Wiltshire

Emiliano Sala post-mortem CCTV footage pair jailed

Sherry Bray and Christopher Ashford Image copyright Wiltshire Police
Image caption Sherry Bray and Christopher Ashford both admitted three counts of computer misuse

Two people "driven by morbid curiosity" who accessed CCTV footage of footballer Emiliano Sala's post-mortem test have been jailed.

CCTV firm manager Sherry Bray, 49, and her employee Christopher Ashford, 62, admitted illegally accessing mortuary footage of the striker's body.

Sala had been flying from Nantes after just signing for Cardiff City when the plane he was on crashed into the sea.

Judge Peter Crabtree jailed Bray for 14 months and Ashford for five months.

At Swindon Crown Court the judge said the offences were "driven by morbid curiosity" and in Ashford's case, "forensic science".

The judge said they had taken place within "a culture" at the company where staff watched post-mortem examinations even though they "had no justification to do so".

Wiltshire Police started investigating when an image appearing to show Sala's body appeared on social media.

On 18 February, officers investigated Camera Security Services (CSS) in Chippenham, Wiltshire, and found the post-mortem test in Bournemouth had been viewed live on 7 February and then played back twice on 8 February.

Image copyright AFP
Image caption Emiliano Sala had just signed with Cardiff City before the plane he was travelling in crashed into the English Channel on 21 January

Bray's phone was seized and two images of the Argentine player's body were discovered, which the court heard had been taken from the screen of the mortuary CCTV.

However, the judge said there was no suggestion the pair had taken the actual photograph that appeared on social media or posted it.

Bray, of Corsham, and Ashford, of Calne, each admitted three counts of computer misuse in August.

Speaking at the start of the sentencing hearing at court on Friday, Rob Welling, prosecuting said Bray had "allowed a culture to develop" where she and other staff watched footage of post-mortem examinations.

Bray told police she had the authority to view all videos but said she "didn't sit here watching autopsies all day as I'm not sick".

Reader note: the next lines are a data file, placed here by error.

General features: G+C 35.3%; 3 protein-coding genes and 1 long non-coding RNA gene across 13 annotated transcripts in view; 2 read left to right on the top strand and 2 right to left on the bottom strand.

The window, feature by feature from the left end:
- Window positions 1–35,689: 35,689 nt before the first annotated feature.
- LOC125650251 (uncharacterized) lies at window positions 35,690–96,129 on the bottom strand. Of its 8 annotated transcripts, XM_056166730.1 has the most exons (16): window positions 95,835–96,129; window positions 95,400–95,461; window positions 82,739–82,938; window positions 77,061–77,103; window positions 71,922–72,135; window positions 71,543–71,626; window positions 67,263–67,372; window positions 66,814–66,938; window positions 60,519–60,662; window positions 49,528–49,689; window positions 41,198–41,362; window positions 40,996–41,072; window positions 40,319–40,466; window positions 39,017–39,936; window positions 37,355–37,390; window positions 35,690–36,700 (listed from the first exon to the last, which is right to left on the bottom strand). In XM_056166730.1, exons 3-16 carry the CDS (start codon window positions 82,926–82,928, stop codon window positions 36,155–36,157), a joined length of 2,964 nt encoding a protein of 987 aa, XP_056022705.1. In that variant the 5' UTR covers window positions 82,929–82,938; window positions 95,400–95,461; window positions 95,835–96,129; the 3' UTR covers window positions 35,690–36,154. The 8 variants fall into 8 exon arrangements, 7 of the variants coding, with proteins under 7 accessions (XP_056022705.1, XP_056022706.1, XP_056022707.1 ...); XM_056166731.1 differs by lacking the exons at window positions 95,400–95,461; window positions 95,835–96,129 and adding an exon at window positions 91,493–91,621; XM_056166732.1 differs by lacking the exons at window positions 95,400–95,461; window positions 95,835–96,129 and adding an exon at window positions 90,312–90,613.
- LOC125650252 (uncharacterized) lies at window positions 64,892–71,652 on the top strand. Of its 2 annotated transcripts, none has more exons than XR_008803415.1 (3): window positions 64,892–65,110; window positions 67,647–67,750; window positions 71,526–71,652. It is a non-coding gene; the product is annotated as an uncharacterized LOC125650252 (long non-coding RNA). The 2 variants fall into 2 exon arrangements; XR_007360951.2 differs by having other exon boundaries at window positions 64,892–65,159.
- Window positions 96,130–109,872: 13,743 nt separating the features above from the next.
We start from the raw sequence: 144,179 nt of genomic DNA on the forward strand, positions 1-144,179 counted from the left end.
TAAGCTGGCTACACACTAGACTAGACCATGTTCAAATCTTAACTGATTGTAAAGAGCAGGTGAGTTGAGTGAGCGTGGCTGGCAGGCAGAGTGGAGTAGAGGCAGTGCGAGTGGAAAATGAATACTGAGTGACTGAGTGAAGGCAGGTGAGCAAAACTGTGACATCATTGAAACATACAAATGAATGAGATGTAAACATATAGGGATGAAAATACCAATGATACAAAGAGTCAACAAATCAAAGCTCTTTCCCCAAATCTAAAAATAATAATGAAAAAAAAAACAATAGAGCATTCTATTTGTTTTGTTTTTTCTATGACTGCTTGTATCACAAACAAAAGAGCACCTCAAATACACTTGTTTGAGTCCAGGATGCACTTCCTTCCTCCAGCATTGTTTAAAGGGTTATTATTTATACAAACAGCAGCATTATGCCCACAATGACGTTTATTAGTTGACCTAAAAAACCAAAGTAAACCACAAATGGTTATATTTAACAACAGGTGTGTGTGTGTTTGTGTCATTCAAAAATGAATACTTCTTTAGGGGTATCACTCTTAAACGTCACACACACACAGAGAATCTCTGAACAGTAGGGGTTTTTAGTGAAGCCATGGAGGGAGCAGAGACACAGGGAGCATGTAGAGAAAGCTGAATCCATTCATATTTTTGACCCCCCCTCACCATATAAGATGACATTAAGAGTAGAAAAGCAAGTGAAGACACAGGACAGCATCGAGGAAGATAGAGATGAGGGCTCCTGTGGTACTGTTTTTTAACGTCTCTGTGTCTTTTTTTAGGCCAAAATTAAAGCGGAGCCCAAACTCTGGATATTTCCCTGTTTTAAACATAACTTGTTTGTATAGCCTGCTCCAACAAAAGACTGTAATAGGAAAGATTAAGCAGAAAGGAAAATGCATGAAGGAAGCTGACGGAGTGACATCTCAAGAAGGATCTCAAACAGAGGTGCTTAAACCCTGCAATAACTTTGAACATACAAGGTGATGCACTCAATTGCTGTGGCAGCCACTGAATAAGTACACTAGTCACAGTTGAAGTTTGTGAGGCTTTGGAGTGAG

'Morbid fascination'

She admitted taking one photo and later admitted the second photo was also taken by her.

The court heard Bray sent a screenshot to her youngest daughter, while Ashford let a friend photograph the screenshot he had taken.

In a police interview, Ashford admitted watching post-mortem examinations, admitting he had a "morbid fascination" with them.

One message sent from Bray to Christopher Ashford read: "Nice one on the table for you to see when you get in".

Ashford replied that due to press coverage he assumed it was Sala.

In a victim impact statement read to the court on Friday, Emiliano Sala's sister Romina said: "I couldn't believe there were people so evil and wicked who would do that."

Image copyright Family photo
Image caption Bray also took a photo of Andrew Latcham's body which was in the same mortuary - he is pictured here (centre) with his son and grandson

Bray's phone also revealed she had taken a picture of another body in the same mortuary - a man called Andrew Latcham who had died in non-suspicious circumstances in Dorset.

Det Insp Gemma Vinton, from Wiltshire Police, said: "While both Bray and Ashford did plead guilty at the first crown court hearing, this case clearly shows that those in a position of responsibility need to ensure they act to the highest moral standards, as well as having a thorough understanding of the law.

"No sentence will undo the additional unnecessary distress and heartache caused to the Sala and Latcham families, who have remained at the forefront of our thoughts throughout the investigation.

"I hope that the families will now be able to focus on grieving for Emiliano and Andrew."

Anthony Johns, from the Crown Prosecution Service, said Bray and Ashford had caused "immense suffering" to grieving relatives.

He added: "It is impossible to imagine why anyone would wish to record or view these sorts of images in such a flagrant breach of confidentiality and human decency."

More on this story

Related Internet links

The BBC is not responsible for the content of external Internet sites